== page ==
Murein is present in large amounts, which is consistent with the observed thick (approximately 34 nm) cell walls with a muramic acid content similar to that of Bacillus subtilis . The muramic acid content of strain YNP1T was roughly one quarter of that measured for B. subtilis) but almost 40-fold greater than in E. coli . Lipopolysaccharide (LPS) was not detected . Major fatty acids were dominated by straight and branched chain saturated acids: C18:0 (27.0%); iso-C17:0 (11.6%); iso-C19:0 (12.9%); anteiso-C18:0 (12.5%); C20:0 (16.5%) and C19:0 (6.6%). The pink pigment associated with strain YNP1T exhibited a significant absorption at wavelengths 267, 326, 399, 483, 511, and 549 nm .
Genome sequencing and annotation
Genome project history
This organism was selected for sequencing on the basis of its phylogenetic position , and is part of the Genomic Encyclopedia of Bacteria and Archaea project . The genome project is deposited in the Genome OnLine Database  and the complete genome sequence is deposited in GenBank. Sequencing, finishing and annotation were performed by the DOE Joint Genome Institute (JGI). A summary of the project information is shown in Table 2.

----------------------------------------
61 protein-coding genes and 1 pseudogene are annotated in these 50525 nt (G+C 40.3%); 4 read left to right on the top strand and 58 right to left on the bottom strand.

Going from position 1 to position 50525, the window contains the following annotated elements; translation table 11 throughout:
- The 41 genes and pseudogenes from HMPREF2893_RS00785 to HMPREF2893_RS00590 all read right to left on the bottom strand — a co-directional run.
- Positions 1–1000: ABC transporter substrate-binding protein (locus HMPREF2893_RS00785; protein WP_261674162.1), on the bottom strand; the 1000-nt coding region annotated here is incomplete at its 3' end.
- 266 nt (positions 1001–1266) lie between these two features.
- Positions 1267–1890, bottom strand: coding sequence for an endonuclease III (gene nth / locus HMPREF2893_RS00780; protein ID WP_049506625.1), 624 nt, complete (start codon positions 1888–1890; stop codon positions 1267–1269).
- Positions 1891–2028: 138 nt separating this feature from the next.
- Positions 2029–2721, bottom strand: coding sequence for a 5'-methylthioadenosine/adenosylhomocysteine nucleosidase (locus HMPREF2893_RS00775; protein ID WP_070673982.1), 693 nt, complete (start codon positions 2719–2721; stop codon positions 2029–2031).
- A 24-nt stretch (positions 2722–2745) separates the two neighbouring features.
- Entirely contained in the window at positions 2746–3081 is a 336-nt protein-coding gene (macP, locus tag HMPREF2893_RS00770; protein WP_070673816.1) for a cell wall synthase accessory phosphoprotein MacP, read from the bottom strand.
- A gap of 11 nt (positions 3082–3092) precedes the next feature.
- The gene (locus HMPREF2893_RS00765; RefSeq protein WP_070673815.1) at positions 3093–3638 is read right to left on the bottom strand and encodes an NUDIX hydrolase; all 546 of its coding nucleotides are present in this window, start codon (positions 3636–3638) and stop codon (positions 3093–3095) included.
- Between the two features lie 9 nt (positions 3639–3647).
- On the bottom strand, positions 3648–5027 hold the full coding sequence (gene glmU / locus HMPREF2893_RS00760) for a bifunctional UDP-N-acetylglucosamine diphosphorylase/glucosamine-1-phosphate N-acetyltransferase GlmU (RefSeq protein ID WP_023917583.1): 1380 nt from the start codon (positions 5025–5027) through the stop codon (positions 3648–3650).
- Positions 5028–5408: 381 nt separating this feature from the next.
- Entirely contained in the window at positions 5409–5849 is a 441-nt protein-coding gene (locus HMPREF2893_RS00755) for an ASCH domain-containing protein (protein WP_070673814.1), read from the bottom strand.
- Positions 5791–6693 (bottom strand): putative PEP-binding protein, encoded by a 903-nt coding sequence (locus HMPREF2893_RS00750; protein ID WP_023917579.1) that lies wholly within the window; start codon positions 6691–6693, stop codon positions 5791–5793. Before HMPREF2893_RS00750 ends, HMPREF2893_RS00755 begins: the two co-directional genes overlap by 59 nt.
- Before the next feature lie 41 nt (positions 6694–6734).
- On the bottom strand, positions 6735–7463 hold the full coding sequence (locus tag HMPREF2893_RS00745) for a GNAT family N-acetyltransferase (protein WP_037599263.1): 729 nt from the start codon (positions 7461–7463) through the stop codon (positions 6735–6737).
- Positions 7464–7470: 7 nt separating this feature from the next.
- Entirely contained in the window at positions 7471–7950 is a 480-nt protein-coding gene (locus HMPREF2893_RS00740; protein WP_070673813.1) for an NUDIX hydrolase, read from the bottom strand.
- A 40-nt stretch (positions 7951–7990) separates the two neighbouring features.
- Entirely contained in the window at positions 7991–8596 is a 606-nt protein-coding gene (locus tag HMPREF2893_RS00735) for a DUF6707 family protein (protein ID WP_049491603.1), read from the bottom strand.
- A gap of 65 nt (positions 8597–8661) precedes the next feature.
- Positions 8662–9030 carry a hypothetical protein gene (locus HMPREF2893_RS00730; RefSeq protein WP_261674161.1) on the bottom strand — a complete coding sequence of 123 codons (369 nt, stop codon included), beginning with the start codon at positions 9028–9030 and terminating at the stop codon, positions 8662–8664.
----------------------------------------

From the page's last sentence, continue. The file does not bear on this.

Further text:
Growth conditions and DNA isolation
T. terrenum strain YNP1T, ATCC BAA-798, was grown in ATCC medium 1981 (M-R2A medium)  at 60°C. The culture used to prepare genomic DNA (gDNA) for sequencing was only two transfers from the original deposit. The purity of the culture was determined by growth on general maintenance media under both aerobic and anaerobic conditions. Cells where harvested after 24 hours by centrifugation and gDNA was extracted from lysozyme-treated cells using CTAB and phenol-chloroform. The purity, quality and size of the bulk gDNA preparation was assessed according to DOE-JGI guidelines. Amplification and partial sequencing of the 16S rRNA gene confirmed the isolate as ‘T. terrenum’. The quantity of the DNA was determined on a 1% agarose gel using mass markers of known concentration supplied by JGI. The average fragment size of the purified gDNA determined to be ∼43kb by pulsed-field gel electrophoresis.